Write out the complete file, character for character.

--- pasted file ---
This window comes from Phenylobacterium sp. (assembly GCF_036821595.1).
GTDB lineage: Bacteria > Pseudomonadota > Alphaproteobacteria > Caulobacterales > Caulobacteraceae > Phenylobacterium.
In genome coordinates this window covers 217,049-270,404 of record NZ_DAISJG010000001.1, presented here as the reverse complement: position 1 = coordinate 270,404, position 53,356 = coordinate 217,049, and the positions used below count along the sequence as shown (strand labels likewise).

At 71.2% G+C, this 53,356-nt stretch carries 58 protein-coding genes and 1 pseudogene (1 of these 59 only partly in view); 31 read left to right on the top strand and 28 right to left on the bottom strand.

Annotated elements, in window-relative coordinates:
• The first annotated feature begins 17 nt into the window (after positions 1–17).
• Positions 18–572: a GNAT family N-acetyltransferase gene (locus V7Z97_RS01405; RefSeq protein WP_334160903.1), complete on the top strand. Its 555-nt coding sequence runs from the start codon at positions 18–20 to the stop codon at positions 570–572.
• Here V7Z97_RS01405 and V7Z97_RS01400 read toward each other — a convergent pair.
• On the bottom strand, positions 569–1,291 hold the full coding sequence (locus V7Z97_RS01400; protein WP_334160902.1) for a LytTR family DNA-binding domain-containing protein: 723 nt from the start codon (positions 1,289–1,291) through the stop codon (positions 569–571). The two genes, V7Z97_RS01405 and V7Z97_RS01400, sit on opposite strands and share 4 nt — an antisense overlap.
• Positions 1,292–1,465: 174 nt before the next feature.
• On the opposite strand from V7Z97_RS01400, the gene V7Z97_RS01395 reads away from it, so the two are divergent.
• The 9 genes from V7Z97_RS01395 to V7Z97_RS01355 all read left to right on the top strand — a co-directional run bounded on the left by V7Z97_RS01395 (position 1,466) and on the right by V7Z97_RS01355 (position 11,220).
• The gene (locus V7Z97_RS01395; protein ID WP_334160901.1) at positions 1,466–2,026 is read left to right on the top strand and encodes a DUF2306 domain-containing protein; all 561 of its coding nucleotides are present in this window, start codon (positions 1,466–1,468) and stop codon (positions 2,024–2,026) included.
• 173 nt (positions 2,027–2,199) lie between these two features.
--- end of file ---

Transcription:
This window comes from Phenylobacterium sp. (assembly GCF_036821595.1).
GTDB lineage: Bacteria > Pseudomonadota > Alphaproteobacteria > Caulobacterales > Caulobacteraceae > Phenylobacterium.
In genome coordinates this window covers 217,049-270,404 of record NZ_DAISJG010000001.1, presented here as the reverse complement: position 1 = coordinate 270,404, position 53,356 = coordinate 217,049, and the positions used below count along the sequence as shown (strand labels likewise).

At 71.2% G+C, this 53,356-nt stretch carries 58 protein-coding genes and 1 pseudogene (1 of these 59 only partly in view); 31 read left to right on the top strand and 28 right to left on the bottom strand.

Annotated elements, in window-relative coordinates:
• The first annotated feature begins 17 nt into the window (after positions 1–17).
• Positions 18–572: a GNAT family N-acetyltransferase gene (locus V7Z97_RS01405; RefSeq protein WP_334160903.1), complete on the top strand. Its 555-nt coding sequence runs from the start codon at positions 18–20 to the stop codon at positions 570–572.
• Here V7Z97_RS01405 and V7Z97_RS01400 read toward each other — a convergent pair.
• On the bottom strand, positions 569–1,291 hold the full coding sequence (locus V7Z97_RS01400; protein WP_334160902.1) for a LytTR family DNA-binding domain-containing protein: 723 nt from the start codon (positions 1,289–1,291) through the stop codon (positions 569–571). The two genes, V7Z97_RS01405 and V7Z97_RS01400, sit on opposite strands and share 4 nt — an antisense overlap.
• Positions 1,292–1,465: 174 nt before the next feature.
• On the opposite strand from V7Z97_RS01400, the gene V7Z97_RS01395 reads away from it, so the two are divergent.
• The 9 genes from V7Z97_RS01395 to V7Z97_RS01355 all read left to right on the top strand — a co-directional run bounded on the left by V7Z97_RS01395 (position 1,466) and on the right by V7Z97_RS01355 (position 11,220).
• The gene (locus V7Z97_RS01395; protein ID WP_334160901.1) at positions 1,466–2,026 is read left to right on the top strand and encodes a DUF2306 domain-containing protein; all 561 of its coding nucleotides are present in this window, start codon (positions 1,466–1,468) and stop codon (positions 2,024–2,026) included.
• 173 nt (positions 2,027–2,199) lie between these two features.